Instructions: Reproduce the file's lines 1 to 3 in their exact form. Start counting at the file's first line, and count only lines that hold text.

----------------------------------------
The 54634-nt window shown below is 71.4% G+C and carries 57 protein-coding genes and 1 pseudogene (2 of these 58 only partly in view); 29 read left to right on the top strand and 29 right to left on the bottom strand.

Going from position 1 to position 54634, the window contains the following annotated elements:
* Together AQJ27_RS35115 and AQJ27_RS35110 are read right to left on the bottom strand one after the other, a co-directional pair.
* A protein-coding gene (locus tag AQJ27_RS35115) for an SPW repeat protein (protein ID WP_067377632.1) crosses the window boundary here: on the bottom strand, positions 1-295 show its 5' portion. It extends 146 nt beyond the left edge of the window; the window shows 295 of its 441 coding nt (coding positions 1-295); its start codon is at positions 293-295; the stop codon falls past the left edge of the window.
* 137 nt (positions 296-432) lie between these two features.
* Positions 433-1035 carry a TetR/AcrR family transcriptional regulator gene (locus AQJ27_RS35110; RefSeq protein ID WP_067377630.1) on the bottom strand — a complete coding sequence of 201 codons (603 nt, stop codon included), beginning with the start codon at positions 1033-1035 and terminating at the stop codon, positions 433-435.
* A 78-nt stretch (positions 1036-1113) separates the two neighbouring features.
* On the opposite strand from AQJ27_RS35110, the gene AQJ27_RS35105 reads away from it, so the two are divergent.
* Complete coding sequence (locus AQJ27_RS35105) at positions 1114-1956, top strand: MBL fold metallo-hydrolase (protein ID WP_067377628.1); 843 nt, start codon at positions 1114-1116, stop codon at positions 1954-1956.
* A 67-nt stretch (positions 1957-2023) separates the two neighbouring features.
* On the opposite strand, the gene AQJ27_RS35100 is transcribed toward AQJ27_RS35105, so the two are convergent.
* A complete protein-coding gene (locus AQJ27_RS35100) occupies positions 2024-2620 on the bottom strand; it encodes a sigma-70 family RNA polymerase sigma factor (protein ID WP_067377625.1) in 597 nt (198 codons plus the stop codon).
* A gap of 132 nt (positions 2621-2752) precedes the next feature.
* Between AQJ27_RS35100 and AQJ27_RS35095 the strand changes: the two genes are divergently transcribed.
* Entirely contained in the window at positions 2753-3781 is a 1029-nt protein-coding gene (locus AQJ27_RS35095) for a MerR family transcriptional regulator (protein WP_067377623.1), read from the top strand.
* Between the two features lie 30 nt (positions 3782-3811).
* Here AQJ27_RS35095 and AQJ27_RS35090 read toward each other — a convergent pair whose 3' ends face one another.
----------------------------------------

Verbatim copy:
The 54634-nt window shown below is 71.4% G+C and carries 57 protein-coding genes and 1 pseudogene (2 of these 58 only partly in view); 29 read left to right on the top strand and 29 right to left on the bottom strand.

Going from position 1 to position 54634, the window contains the following annotated elements:
* Together AQJ27_RS35115 and AQJ27_RS35110 are read right to left on the bottom strand one after the other, a co-directional pair.